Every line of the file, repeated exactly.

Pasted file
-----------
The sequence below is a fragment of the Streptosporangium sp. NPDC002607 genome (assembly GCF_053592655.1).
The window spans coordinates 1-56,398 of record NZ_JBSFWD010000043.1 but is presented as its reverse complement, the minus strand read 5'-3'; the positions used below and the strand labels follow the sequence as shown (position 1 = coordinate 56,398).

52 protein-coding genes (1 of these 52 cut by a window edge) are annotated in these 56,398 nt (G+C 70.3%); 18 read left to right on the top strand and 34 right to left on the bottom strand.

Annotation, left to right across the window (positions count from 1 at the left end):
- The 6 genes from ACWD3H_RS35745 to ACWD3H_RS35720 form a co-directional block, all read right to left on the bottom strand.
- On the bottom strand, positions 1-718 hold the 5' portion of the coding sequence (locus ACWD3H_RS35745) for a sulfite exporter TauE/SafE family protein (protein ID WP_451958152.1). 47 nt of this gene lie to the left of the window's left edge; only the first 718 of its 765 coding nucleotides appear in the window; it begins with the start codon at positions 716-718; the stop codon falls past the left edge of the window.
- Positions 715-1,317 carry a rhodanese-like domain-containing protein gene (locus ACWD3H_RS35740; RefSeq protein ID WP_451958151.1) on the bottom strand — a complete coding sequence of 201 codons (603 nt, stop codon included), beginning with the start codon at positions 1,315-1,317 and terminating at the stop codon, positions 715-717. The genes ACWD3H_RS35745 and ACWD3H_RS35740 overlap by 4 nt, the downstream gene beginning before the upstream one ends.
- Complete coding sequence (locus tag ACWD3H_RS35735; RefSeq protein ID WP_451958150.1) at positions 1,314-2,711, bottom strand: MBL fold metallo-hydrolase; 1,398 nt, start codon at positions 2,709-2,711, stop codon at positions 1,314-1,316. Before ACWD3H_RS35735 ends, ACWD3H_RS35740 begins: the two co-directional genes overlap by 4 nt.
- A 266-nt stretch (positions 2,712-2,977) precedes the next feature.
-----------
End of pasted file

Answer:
The sequence below is a fragment of the Streptosporangium sp. NPDC002607 genome (assembly GCF_053592655.1).
The window spans coordinates 1-56,398 of record NZ_JBSFWD010000043.1 but is presented as its reverse complement, the minus strand read 5'-3'; the positions used below and the strand labels follow the sequence as shown (position 1 = coordinate 56,398).

52 protein-coding genes (1 of these 52 cut by a window edge) are annotated in these 56,398 nt (G+C 70.3%); 18 read left to right on the top strand and 34 right to left on the bottom strand.

Annotation, left to right across the window (positions count from 1 at the left end):
- The 6 genes from ACWD3H_RS35745 to ACWD3H_RS35720 form a co-directional block, all read right to left on the bottom strand.
- On the bottom strand, positions 1-718 hold the 5' portion of the coding sequence (locus ACWD3H_RS35745) for a sulfite exporter TauE/SafE family protein (protein ID WP_451958152.1). 47 nt of this gene lie to the left of the window's left edge; only the first 718 of its 765 coding nucleotides appear in the window; it begins with the start codon at positions 716-718; the stop codon falls past the left edge of the window.
- Positions 715-1,317 carry a rhodanese-like domain-containing protein gene (locus ACWD3H_RS35740; RefSeq protein ID WP_451958151.1) on the bottom strand — a complete coding sequence of 201 codons (603 nt, stop codon included), beginning with the start codon at positions 1,315-1,317 and terminating at the stop codon, positions 715-717. The genes ACWD3H_RS35745 and ACWD3H_RS35740 overlap by 4 nt, the downstream gene beginning before the upstream one ends.
- Complete coding sequence (locus tag ACWD3H_RS35735; RefSeq protein ID WP_451958150.1) at positions 1,314-2,711, bottom strand: MBL fold metallo-hydrolase; 1,398 nt, start codon at positions 2,709-2,711, stop codon at positions 1,314-1,316. Before ACWD3H_RS35735 ends, ACWD3H_RS35740 begins: the two co-directional genes overlap by 4 nt.
- A 266-nt stretch (positions 2,712-2,977) precedes the next feature.